How A Swann Became An Ugly Duckling
Former football star Lynn Swann recently announced his candidacy for the Republican gubernatorial nomination in Pennsylvania. Swann has no qualifications to be a Governor. In fairness, that makes him no different from Arnold Schwarzenegger, whose only qualification to govern California was movie stardom. If unqualified white people can run for office and win, it is hard to argue against unqualified black people doing the same.
Athletes have always made attractive political candidates. They have instant name recognition and popularity. Voters have warm and fuzzy feelings for them. Swann was a legendary player with the Pittsburgh Steelers when they won four Super Bowls in the 1970s. He is good looking and articulate. Those are solid political credentials in this country.
In recent years Swann began earning his Republican bona fides. He is Chairman of the President's Council on Physical Fitness and Sports. While campaigning for George W. Bush he actually called him "the most qualified and credible candidate" and managed to keep a straight face.
Swann hasn't said very much about what he plans to do should he be elected. He is in favor of "responsible" tax cuts, sounds like "compassionate" conservatism, and is against abortion. He also says that Democrats take black voters for granted. He clearly knows the GOP mantra by heart.
Swann was a Democrat until he saw the light and joined the GOP. Who knows if he had a change of heart or if he saw the political light. If he is being cynical then he has made a sensible move.
The incumbent Governor is a Democrat, unlikely to be challenged for a second term by his own party. A black Republican is still enough of a rarity to get attention for being a Republican. In addition, it is hard to tell the ambitious and unprincipled that they should stick with the loser Democrats.
Of course, Swann might be a true believer in the Republican agenda. Even so, it doesn't bode well for black Pennsylvanians.
Only registered Republicans will be able to vote for Swann in a Republican primary. That means he would win his party's nomination only by appealing to the political demands of conservative, white, high-income voters. In other words, he can't win if he addresses the needs of the black community.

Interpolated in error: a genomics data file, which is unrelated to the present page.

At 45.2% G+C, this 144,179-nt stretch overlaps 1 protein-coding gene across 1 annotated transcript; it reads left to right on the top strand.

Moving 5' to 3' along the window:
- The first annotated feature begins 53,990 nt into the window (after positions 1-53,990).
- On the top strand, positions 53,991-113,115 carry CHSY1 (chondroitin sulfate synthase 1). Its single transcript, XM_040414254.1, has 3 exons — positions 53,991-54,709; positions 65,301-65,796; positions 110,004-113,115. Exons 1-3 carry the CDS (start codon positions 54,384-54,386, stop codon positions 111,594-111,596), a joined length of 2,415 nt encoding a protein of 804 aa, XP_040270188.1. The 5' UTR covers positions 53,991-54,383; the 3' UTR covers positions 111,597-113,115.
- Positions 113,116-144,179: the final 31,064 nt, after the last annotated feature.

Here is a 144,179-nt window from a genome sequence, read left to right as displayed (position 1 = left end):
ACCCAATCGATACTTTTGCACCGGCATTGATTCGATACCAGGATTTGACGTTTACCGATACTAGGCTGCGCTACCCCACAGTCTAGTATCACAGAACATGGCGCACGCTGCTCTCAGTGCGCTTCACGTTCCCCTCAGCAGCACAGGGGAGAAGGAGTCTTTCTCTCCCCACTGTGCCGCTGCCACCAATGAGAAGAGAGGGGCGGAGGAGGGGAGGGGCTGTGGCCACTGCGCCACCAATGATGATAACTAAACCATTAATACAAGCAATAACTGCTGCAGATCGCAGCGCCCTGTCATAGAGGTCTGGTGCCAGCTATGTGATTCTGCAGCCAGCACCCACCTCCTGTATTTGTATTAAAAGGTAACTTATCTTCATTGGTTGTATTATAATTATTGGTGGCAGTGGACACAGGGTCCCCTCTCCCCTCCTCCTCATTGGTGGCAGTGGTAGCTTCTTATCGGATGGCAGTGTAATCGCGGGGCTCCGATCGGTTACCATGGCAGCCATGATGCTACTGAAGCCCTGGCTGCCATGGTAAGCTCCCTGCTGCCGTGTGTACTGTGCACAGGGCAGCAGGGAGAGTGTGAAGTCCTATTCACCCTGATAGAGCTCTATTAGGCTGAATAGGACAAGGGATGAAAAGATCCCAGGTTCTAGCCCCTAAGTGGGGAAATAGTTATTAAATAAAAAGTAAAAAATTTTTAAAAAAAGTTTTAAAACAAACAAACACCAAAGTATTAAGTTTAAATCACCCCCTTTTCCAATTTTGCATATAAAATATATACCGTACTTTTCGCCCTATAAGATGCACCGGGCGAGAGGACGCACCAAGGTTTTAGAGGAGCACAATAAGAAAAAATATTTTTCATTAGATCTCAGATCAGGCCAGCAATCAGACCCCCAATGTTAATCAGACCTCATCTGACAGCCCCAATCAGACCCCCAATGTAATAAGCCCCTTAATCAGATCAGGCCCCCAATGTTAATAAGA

For all of Swann's strengths, he still has the same disadvantages that burden every other black candidate for a statewide office. His pollsters will have to account for white people who will claim to support him but get cold feet upon entering a voting booth.
In addition, for all their talk about increasing support in the black community, the Republicans haven't really promoted any viable black candidates. Their goal in claiming they will reach out to black voters is more of a ploy to attract fence sitting white voters who like to pretend they are truly compassionate and conservative.
But they may be on to something. There may be enough black voters who will succumb to the siren song of race pride and vote for the guy who looks like them, especially if he is a celebrity. If a race is close, and enough black voters can be peeled away from the Democrat, Swann might be able to win.
Ironically, Swann does have a story to tell that would be of interest to black voters. In 1974 he was a star player at USC who was chosen as the Steelers first round draft pick. After celebrating his success with his brothers and a cousin he had an experience that made him a true brother with thousands of other black men.
San Francisco police stopped Swann and his party for going through a red light. A scuffle ensued, 11 officers in a total of five patrol cars were called to the scene, and the Swanns were all arrested and charged with assault. Eventually they were awarded damages, but so were the cops who countersued them.
If Republicans want to appeal to black voters they should start talking about the issues that matter to us, issues like police brutality. Instead of us trying to convince us that we don't need Social Security, or that we should admire Condi's war making abilities, why not promote a candidate because he was arrested for driving while black?
Swann should certainly give up lame statements like this: "We need to get over the issues of color and focus clearly on talent and work ethic. But we've been saying that since 1620." Swann was always talented and hard working, but it didn't prevent him from wrongly ending up in the long arms of the law just like his less fortunate brethren.
Swann will just repeat GOP talking points. Police misconduct is not on that list of issues. He certainly won't bring up the subject himself and if forced to discuss it will probably apologize for being mistreated. The incident certainly won't be mentioned in his stump speech.
Instead of a Democrat who takes black votes for granted, we are now seeing black Republicans who take our votes for granted. They think we won't care when they support policies the rest of us reject. Black Pennsylvanians should tell Swann they are grateful for the memories, but their politics won't change for the sake of his political ambitions.